Friday, May 22, 2020

Book Review and Writing Lessons: Firstborn by Tosca Lee

Face-to-face with her past, Audra Ellison now knows the secret she gave up everything—including her memory—to protect. A secret made vulnerable by her rediscovery, and so powerful neither the Historian nor the traitor Prince Nikola will ever let her live to keep it.

With Luka in the Historian’s custody and the clock ticking down on his life, Audra only has one impossible chance: find and kill the Historian and end the centuries-old war between the Progeny and Scions at last—all while running from the law and struggling to control her growing powers.

With the help of a heretic monk and her Progeny friends Claudia, Piotrek, and Jester, Audra will risk all she holds dear in a final bid to save them all and put her powers to the ultimate test. Love, action, and stunning revelation reign in this thrilling conclusion to The Progeny.

Series: Descents of the House of Bathory (Book 2)

Genre: Adult Thriller
Publisher: Howard Books; Reprint edition (May 2, 2017)
Page Count: 337 pages

I'm gonna be honest, it was a little hard reading this book lately. Reading characters being able to do all the things I want to do like go to restaurants, festivals, and travel was kinda tough with this day in age, but I pushed through it and ended up enjoying it. Ironically, it feels easier to relate to characters who are in more fantastical circumstances right now. 

Also warning this review has a lot of spoilers about the first book just cause of secrets revealed. Read at your own risk.

The Plot: This book picks up exactly where it left off in The Progeny! It’s definitely a thriller with car chases, running, and gunfights. There are lots of good twists and you really worry about the ultimate fate of the Audra and her family and the Utod as a whole.

The Characters: It was cool to finally see Audra as nearly her full self. She’s a devoted wife and mother and brave and smart. She’s definitely a strong and realistic protagonist. One thing I have to say about her backstory is for God’s sake, fictional and real parents, quit waiting to tell your kid she’s adopted at 16! Stop it! It never ends well. My parents never hid the fact I was adopted and I did not have an existential crisis when I found out I was adopted. It was just normal for me.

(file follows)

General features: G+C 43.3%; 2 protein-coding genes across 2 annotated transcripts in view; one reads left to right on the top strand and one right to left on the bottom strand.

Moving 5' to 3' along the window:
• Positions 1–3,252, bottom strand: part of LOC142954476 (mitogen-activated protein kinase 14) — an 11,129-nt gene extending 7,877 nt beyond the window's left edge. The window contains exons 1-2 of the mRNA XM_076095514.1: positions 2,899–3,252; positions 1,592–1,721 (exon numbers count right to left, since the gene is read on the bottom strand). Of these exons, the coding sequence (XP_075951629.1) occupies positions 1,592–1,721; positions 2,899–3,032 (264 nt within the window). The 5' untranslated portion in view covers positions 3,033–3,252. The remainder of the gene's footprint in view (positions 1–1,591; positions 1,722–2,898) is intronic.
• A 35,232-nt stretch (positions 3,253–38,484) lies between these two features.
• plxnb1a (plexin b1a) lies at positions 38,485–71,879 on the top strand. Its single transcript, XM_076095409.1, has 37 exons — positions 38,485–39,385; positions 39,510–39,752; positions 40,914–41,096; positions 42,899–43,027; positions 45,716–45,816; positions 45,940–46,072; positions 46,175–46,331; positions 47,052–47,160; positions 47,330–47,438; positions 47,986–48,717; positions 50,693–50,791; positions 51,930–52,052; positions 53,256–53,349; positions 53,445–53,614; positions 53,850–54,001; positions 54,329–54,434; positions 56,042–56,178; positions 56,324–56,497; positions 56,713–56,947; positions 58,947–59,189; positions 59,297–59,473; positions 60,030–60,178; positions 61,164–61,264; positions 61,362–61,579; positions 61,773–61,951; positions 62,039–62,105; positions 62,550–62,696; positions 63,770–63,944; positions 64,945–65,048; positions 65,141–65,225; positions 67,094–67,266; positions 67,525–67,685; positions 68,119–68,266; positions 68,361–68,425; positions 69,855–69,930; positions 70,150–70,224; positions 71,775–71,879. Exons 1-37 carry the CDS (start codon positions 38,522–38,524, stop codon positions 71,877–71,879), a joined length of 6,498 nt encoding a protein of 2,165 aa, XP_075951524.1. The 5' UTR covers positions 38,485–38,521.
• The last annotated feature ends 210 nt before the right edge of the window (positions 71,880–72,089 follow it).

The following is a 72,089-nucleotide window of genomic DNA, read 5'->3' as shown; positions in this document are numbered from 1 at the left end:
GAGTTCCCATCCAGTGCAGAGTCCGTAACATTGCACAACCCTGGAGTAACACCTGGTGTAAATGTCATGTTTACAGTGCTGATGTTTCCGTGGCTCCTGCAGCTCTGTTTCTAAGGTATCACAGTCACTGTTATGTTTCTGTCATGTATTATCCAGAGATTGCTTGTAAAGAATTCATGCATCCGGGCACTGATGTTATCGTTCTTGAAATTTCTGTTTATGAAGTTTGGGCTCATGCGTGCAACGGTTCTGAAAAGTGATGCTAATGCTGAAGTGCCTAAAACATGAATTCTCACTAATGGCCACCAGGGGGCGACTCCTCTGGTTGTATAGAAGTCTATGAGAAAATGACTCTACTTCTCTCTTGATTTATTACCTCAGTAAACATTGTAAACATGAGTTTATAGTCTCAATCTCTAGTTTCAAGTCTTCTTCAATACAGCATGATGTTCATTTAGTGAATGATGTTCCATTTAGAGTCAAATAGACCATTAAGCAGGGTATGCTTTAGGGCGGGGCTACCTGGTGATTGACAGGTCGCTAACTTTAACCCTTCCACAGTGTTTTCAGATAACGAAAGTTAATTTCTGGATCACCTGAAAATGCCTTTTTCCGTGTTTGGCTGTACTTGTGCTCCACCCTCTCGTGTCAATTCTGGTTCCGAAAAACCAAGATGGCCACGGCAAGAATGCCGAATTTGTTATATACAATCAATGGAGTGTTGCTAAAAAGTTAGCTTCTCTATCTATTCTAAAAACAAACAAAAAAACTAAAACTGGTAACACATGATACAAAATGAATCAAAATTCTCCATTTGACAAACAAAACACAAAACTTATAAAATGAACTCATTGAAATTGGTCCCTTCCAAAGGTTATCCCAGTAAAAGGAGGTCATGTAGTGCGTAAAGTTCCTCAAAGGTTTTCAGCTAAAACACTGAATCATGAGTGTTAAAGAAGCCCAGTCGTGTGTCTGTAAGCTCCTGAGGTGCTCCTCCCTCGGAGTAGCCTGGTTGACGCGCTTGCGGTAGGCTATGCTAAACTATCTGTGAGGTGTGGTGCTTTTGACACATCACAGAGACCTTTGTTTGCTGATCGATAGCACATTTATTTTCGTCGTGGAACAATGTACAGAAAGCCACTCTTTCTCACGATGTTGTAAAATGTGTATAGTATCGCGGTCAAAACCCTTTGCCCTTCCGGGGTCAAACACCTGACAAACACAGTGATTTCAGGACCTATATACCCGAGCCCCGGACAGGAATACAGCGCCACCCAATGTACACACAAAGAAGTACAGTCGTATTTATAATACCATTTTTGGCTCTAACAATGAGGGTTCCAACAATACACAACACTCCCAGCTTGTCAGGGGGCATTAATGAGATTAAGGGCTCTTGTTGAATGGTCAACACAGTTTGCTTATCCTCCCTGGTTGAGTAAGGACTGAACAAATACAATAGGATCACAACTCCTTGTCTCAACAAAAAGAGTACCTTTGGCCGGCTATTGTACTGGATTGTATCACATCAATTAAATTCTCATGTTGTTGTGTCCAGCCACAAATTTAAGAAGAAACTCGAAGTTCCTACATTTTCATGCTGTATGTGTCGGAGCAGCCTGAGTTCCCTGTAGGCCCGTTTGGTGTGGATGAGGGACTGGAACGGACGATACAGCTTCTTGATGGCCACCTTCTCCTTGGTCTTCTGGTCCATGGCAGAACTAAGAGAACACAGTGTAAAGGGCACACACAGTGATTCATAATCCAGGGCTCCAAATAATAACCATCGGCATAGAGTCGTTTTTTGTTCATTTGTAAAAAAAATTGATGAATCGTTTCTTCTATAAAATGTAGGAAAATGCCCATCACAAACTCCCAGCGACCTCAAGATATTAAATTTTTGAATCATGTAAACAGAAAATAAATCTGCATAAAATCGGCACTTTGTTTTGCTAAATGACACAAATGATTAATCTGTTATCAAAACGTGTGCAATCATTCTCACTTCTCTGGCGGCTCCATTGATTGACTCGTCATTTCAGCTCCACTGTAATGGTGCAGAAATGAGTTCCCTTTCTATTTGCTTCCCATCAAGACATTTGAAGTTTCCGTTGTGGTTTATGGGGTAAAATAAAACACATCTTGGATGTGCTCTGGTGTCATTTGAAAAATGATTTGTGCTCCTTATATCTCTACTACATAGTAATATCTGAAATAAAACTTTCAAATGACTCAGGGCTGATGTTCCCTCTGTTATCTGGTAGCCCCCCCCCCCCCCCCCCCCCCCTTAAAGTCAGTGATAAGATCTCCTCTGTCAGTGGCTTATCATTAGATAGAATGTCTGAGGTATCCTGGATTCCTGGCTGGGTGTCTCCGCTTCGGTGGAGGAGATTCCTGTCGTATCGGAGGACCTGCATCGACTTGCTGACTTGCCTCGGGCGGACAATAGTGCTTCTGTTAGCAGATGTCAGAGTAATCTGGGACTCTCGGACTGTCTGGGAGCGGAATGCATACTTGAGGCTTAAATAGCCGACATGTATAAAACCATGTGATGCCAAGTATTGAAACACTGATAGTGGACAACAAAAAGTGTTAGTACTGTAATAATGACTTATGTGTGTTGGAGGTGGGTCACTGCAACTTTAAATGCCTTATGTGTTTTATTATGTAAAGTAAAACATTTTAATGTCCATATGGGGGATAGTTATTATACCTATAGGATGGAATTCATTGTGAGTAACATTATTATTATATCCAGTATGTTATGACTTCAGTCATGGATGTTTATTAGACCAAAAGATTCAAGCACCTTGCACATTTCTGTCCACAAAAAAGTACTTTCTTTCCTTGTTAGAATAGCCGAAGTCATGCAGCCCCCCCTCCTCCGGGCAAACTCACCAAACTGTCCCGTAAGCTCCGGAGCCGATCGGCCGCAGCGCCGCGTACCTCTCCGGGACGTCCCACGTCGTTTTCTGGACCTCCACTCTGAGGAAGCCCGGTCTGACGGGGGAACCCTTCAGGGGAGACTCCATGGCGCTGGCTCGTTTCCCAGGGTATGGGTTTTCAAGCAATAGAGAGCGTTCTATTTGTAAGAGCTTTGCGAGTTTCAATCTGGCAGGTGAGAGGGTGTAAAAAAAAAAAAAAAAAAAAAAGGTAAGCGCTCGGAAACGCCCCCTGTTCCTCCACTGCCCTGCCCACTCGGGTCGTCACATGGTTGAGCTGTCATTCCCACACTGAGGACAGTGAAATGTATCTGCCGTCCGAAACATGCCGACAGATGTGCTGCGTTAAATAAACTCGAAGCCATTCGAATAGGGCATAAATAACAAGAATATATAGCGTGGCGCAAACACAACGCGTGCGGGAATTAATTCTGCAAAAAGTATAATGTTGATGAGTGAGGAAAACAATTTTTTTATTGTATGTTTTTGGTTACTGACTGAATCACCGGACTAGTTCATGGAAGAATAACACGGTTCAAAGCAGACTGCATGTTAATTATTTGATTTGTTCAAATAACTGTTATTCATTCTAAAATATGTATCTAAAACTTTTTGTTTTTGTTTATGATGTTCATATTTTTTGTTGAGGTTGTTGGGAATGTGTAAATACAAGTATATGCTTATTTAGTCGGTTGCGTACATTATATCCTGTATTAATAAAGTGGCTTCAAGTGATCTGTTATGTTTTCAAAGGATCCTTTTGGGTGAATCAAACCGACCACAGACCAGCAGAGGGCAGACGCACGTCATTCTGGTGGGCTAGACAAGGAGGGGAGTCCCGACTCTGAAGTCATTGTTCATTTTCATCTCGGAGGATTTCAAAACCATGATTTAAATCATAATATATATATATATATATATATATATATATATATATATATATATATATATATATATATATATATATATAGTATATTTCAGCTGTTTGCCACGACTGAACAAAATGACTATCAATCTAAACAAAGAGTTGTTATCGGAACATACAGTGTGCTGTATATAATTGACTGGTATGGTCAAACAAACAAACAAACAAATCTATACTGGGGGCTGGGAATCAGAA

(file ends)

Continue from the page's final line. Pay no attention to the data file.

I also enjoyed the side characters like Jester, Ronan, and Claudia. Luka was definitely my favorite though. 

I also really appreciate that Tosca Lee has her characters give genuine reactions to things. Often these can feel either overplayed or underplayed. But she hits the sweet spot. 

The Setting: Again it was nice to spend time in the intriguing Eastern European setting and see all of the different sights.

Epic Things: There was a Doctor Who reference which I always appreciate. There's also a scene with a room filled with invisible ink messages lit by a black light which put a really cool picture in my head. I also liked the costumes they wore near the climax of birds and dragons. So cool.

The Theme: This line really struck me:

"A life so mundane that we would search for meaning. Imagine! A life so secure, that we have to search for meaning because staying alive is such a given that we don't even know what it's for." ~Luka 

Sometimes we take for granted just the beauty of being alive of being able to enjoy all of the things the world has to offer even if it's just in our backyard.

Content Cautions: I guess if this was a movie it would be on the milder side of a PG-13 rating. There is some blood from gunshot wounds, someone drowns, someone gives the bird, a husband and wife make love, a man mentions that his “testicles are on the chopping block,” and it’s mentioned that a girl had sex as a teen and that she took pictures of herself changing into a swimsuit. There was also some mild swearing. Just two uses of a** and one of hell. The worst instance of content was a man was found crucified and some of the effects of decay were described.

What We Can Take Away For Our Writing:

1.) Young Parents - Luka and Audra are in their early twenties but have a young daughter. They love their little girl Audra fiercely and go through great lengths to protect her.

How this can be applied to writing: I feel like young parents aren't shown very much in fiction anymore unless it's a story surrounding a teen pregnancy or something. Maybe it's just my location but I have many friends who started having kids in their early twenties and it's interesting to get a glimpse of that early stage in parenthood.

2.) Character Wear and Tear - Audra often deals with the side effects of being tired and stressed all the time. She forgets to eat and feels the effects of that too and she has to get new clothes when her old ones are ruined.

How this can be applied to writing: Don't forget that your characters are human and have human needs. When they're up for three days straight they're going to feel it and they can't keep that bloody shirt on forever.

Conclusion: There was a lot I liked about it, but reading a book in our world during the time of a pandemic just made getting into it hard for me. It didn't steal me away as much as I needed a book to right now.

About the Author: Tosca Lee is the award-winning, New York Times bestselling author of eleven novels including A SINGLE LIGHT, THE LINE BETWEEN, THE PROGENY, THE LEGEND OF SHEBA, ISCARIOT, and the Books of Mortals series with New York Times bestseller Ted Dekker. Her work has been translated into seventeen languages and been optioned for TV and film. A notorious night-owl, she loves movies, playing football with her kids, and sending cheesy texts to her husband.

Other books by this author I've reviewed: 

A Book Review of The Progeny by Tosca Lee

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